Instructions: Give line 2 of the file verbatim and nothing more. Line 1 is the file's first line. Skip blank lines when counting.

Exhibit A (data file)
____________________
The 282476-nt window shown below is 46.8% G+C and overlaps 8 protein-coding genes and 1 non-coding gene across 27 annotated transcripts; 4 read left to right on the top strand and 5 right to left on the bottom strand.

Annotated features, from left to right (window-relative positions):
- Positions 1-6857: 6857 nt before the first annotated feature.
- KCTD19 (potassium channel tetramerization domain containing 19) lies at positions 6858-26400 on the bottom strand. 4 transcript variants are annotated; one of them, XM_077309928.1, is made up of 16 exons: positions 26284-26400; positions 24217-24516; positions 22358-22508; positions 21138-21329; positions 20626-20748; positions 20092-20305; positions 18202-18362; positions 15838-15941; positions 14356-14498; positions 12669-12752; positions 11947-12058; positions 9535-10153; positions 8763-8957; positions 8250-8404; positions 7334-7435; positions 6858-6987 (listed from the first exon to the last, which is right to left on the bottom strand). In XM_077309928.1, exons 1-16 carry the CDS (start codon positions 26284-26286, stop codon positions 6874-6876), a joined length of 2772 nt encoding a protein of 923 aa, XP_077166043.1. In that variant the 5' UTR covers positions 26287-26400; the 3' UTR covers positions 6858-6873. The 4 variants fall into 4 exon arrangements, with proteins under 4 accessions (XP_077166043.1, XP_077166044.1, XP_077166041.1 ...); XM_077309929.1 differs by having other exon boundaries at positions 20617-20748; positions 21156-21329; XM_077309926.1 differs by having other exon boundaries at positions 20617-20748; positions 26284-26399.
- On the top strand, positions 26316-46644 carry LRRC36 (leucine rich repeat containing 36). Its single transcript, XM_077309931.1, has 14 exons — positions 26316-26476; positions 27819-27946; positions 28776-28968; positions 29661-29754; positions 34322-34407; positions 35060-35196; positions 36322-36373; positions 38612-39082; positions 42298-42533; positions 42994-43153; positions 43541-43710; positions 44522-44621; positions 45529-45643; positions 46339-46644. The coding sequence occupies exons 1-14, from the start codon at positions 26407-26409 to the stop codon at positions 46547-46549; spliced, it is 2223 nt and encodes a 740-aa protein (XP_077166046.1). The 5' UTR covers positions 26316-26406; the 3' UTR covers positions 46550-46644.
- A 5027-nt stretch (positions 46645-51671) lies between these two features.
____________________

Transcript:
Annotated features, from left to right (window-relative positions):